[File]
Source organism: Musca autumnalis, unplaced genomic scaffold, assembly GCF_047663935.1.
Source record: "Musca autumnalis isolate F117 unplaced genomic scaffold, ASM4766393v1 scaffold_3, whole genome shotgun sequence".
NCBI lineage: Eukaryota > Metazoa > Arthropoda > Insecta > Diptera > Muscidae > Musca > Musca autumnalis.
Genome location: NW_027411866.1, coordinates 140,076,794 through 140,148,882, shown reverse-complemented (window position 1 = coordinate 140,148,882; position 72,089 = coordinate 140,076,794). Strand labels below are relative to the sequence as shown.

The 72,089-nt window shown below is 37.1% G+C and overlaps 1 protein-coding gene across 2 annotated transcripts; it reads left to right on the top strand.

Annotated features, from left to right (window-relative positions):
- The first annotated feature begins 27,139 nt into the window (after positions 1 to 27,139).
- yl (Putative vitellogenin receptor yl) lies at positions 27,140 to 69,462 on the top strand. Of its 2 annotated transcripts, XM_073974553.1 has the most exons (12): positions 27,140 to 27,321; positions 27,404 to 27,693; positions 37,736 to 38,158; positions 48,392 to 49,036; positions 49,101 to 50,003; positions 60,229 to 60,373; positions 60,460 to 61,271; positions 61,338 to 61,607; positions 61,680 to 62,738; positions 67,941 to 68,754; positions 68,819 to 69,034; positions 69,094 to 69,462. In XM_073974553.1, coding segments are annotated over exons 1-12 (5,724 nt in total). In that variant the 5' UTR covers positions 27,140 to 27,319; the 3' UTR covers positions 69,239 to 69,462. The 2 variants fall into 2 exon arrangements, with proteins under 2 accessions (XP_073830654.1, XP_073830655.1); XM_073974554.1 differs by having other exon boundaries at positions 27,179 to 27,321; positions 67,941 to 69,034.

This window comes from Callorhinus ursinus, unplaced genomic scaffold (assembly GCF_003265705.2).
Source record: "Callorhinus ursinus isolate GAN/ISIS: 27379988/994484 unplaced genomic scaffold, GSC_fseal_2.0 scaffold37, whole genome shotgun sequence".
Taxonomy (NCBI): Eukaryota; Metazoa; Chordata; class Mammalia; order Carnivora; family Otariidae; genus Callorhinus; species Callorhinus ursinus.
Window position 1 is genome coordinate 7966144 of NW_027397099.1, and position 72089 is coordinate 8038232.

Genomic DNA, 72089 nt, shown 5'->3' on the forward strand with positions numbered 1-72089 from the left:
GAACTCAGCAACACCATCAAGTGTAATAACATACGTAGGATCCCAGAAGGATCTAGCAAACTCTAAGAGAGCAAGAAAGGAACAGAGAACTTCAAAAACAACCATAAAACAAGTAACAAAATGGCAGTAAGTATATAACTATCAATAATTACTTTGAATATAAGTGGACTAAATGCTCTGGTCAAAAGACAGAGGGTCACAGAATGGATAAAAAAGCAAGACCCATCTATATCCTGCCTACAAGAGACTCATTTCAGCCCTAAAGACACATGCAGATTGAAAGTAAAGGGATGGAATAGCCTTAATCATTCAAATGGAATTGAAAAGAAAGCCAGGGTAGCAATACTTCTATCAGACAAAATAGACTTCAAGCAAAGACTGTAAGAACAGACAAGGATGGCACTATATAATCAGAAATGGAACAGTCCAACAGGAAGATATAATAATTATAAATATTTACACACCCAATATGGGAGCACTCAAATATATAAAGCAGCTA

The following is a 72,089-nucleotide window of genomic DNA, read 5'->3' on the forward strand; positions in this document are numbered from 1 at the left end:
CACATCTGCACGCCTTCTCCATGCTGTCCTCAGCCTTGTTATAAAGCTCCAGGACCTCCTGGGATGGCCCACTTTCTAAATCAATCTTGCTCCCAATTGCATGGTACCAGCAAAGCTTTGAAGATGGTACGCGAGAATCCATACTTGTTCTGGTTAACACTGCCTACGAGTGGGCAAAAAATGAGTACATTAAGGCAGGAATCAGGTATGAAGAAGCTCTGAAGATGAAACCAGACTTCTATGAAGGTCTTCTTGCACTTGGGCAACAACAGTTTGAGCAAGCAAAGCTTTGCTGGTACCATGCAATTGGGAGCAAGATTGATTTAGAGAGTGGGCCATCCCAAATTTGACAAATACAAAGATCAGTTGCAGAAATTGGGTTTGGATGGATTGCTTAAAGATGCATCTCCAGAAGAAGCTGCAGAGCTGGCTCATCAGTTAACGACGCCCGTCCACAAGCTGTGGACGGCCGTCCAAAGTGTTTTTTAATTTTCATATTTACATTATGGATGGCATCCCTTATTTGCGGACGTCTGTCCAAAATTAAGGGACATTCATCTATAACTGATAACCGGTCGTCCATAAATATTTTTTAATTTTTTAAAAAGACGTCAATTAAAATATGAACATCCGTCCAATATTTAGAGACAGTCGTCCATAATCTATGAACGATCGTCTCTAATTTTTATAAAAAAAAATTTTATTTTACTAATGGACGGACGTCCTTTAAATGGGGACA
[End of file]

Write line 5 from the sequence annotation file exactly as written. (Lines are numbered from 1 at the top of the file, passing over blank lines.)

The 72,089-nt window shown below is 37.1% G+C and overlaps 1 protein-coding gene across 2 annotated transcripts; it reads left to right on the top strand.